Develop Data-Driven Models: To achieve the desired policy objectives (such as protecting consumer health or enhancing state revenues) and to enhance transparency, evidence-based pricing and taxation models should be developed by states based on detailed research and longitudinal production and consumption data analysis. There is a need to invest in collecting structured and periodic data on household consumption patterns (by age, social indicators, area, type of alcohol, etc.) and the impact of price increase or other policy changes on consumption patterns. In this regard, state governments can refer to global best practices for implementing such models. This report has highlighted how an effective model can be designed.

Conduct Regular Consultations: State excise commissioners, finance ministers, and other stakeholders should engage in regular in-depth discussions to start off a process of transparent, predictable and consultation-based price determination. To begin with, such consultations can be held at the level of individual states and on demonstrable metrics being met, a bigger group of states can come together in identifying uniform principles of taxation and to set the stage to develop a transparent and uniform model pricing framework.

The states should also consult and provide inputs to national-level agencies such as the Department of Consumer Affairs, in helping them to establish definitional uniformity regarding maximum retail price (MRP)/maximum or minimum selling price (MSP) of products.

Phased Tariff Reduction and Exports: The government should focus on phased tariff and other duties reduction and Indian companies should be encouraged to export to improve the trade balance. Duty reduction for intermediate products can enhance value addition in India and boost domestic manufacturing potential. Duty reduction above a threshold level will only allow entry of high-end produce, which do not compete with domestic production.

In conclusion, if the recommendations of this paper are implemented, it can help the state governments in meeting the objectives of earning higher revenue, addressing consumer health concerns, and creating employment.

Adoption of technology can enable removal of irregularities along the entire supply chain, with limited government intervention.

The recommendations can help India in bringing in more investments into the sector, encourage innovation, improve ease of doing business, increase domestic manufacturing capabilities and enhance exports.

India is one of the fastest growing markets for alcoholic beverages. Various factors including a sizeable middle-class population with increased purchasing power, rapid urbanisation, changing consumer preferences, and reduction in cultural barriers to drinking, have contributed towards growth in demand for alcoholic beverages. Revenues from taxation of sales in this sector are among the top-three revenue earning sectors for the state governments and the sector generates significant direct and indirect employment.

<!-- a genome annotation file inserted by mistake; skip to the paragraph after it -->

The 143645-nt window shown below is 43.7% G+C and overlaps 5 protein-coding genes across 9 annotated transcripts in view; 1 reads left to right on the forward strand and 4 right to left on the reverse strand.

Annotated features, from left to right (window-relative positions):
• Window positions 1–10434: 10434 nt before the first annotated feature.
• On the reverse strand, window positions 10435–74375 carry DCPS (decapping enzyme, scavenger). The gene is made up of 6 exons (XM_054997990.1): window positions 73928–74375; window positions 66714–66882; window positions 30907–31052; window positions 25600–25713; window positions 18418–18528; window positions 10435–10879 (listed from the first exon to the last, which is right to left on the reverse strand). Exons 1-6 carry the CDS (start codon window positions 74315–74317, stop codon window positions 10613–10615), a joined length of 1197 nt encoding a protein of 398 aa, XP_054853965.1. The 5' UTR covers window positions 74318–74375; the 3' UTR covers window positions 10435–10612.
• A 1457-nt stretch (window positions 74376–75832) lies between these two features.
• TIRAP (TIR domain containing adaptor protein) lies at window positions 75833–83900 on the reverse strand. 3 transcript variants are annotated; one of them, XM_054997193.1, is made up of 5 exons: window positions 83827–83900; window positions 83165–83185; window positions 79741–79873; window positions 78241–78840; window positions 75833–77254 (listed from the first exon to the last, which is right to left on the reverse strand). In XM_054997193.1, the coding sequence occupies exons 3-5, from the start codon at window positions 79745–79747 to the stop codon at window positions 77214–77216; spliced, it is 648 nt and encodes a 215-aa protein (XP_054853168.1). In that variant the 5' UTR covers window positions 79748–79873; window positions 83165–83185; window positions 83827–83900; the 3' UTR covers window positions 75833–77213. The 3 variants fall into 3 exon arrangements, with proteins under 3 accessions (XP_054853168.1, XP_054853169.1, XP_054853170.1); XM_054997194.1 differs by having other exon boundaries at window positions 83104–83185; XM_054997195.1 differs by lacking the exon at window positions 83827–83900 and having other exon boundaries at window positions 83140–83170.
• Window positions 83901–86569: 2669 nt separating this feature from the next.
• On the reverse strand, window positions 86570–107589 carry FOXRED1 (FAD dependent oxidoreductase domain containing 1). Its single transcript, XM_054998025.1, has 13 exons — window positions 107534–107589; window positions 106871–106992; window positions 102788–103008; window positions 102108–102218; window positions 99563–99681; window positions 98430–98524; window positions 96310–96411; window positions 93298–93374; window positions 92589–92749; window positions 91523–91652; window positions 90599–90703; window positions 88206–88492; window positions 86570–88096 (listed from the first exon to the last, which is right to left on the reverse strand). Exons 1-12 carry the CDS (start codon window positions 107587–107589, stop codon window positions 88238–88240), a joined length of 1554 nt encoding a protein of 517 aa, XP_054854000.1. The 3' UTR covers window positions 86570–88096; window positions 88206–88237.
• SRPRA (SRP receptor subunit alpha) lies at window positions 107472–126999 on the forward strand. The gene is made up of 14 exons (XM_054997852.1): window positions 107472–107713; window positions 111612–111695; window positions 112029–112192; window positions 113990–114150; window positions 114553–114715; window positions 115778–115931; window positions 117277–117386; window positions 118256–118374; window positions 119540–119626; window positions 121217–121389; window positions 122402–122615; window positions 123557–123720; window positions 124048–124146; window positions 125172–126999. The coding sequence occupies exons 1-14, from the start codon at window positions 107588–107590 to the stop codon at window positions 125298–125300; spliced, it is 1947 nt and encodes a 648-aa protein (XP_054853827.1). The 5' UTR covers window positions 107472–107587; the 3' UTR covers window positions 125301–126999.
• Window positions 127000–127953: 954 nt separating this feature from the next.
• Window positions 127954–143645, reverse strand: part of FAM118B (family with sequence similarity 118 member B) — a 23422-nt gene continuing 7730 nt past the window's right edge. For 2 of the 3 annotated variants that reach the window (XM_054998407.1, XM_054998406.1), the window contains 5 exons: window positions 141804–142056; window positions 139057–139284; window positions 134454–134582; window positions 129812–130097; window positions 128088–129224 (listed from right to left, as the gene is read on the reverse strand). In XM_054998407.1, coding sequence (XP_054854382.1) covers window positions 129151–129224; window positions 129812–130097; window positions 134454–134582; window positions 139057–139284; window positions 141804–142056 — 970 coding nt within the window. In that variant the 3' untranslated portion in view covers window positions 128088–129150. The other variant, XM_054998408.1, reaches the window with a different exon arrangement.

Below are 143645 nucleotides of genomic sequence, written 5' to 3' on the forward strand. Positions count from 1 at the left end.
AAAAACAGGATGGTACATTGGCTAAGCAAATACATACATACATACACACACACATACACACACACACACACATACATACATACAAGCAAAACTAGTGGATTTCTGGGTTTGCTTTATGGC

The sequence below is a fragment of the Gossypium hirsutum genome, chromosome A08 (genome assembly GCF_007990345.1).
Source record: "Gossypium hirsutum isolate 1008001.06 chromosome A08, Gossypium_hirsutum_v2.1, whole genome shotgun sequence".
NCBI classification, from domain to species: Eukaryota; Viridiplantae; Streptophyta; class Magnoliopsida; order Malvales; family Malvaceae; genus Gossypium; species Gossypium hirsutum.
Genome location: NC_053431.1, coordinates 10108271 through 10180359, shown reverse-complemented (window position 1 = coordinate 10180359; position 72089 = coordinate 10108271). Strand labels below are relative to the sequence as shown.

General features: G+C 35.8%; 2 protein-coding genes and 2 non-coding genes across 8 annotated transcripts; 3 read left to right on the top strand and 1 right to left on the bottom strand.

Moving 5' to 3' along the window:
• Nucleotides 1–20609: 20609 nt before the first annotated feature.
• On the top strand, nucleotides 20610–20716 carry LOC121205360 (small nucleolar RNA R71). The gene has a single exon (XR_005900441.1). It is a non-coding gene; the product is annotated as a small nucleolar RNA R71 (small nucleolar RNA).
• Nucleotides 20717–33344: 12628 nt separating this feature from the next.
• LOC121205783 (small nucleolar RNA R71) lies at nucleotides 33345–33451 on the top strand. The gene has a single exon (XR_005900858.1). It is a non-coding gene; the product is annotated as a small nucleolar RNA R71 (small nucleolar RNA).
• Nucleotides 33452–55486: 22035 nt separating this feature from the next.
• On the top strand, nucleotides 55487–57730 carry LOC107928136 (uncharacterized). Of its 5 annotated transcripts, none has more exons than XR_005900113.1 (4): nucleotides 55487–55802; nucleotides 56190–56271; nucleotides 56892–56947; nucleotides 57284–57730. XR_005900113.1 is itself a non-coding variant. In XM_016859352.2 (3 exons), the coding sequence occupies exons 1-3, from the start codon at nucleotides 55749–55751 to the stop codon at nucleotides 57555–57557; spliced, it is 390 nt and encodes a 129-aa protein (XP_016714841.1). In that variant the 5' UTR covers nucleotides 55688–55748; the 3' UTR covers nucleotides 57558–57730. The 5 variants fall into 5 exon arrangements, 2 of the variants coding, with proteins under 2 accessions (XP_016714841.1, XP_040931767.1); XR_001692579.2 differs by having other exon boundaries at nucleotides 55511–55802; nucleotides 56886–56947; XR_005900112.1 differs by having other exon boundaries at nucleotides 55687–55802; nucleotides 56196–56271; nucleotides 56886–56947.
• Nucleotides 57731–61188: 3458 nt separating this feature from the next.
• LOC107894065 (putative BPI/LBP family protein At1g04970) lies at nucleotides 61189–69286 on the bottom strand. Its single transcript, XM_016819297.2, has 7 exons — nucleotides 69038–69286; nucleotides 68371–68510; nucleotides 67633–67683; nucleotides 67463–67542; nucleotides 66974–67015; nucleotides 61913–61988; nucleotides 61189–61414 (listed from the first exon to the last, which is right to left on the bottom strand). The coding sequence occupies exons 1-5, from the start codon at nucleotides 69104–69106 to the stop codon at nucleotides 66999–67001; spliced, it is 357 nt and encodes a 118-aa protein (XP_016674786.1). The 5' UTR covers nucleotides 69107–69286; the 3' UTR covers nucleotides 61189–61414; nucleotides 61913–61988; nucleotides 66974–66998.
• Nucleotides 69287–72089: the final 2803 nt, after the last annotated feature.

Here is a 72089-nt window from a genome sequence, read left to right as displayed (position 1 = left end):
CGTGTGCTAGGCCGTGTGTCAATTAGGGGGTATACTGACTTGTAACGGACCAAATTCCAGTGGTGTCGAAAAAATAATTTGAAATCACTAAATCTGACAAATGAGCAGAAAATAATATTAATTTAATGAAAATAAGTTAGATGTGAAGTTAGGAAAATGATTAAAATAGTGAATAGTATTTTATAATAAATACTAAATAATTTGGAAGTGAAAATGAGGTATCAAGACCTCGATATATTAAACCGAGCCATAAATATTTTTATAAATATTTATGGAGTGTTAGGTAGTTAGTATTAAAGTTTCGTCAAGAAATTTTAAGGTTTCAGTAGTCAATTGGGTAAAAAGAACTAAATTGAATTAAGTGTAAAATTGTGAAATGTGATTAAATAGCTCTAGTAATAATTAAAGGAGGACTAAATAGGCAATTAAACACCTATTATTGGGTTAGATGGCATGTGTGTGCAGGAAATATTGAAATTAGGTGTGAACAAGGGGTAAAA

The states through their excise policies, control the entire supply chain of alcoholic beverages from manufacturing and distribution to registration and licensing processes, labelling and packaging requirements, and retail. Price control is one of the core components through which the states regulate this sector. However, the pricing policies and governance models vary across states, creating different routeto- market channels. There are frequent and ad-hoc changes in policies, creating uncertainty and deterring manufacturers/distillers to plan their businesses in advance. The variations in regulations and operating models across states have added to the compliance burden of participants across the supply chain, leading to low ease of doing business. It has resulted in India becoming a fragmented market, undermining the concept of India as a single market. Further, unlike other countries such as Chile, India has not been able to leverage its export potential in this sector, inspite of having potential.

Given this background, this report, based on secondary information analysis and a primary survey provides an overview of the Indian alcoholic beverages market, highlighting market trends and contributions to the economy, the supply chain and the various routesto-market followed across states. The report outlines the regulatory framework governing the sector, both at the centre and across states; and presents the changes effected in the regulations, sales channels and duties, among others, with the onset of the Covid-19 pandemic. The report is a first of its kind, which specifically examines regulatory and pricing related barriers and their impact on the industry, its supply chain, quality of products available to consumers and consequent effects on health, states, and the Indian economy as a whole.

The aim of the report is to help the state governments to develop regulations based on certain principles which makes the regulations predictable and transparent. The report suggests the way forward on how the state governments can learn from global best practices in creating uniformity in developing their pricing models, building transparency and creating more predictable policy environment through data driven and evidence-based policymaking. If the recommendations of this paper are implemented, it can help the state governments in meeting the objectives of earning higher revenue, addressing consumer health concerns, and creating employment. The recommendations can help India in bringing in more investments in to the sector, encourage innovation, improve ease of doing business, enable “Make in India”, enhance exports and the country can be a key player in global value chains of alcoholic beverages.

This report was contributed by knowledge partner: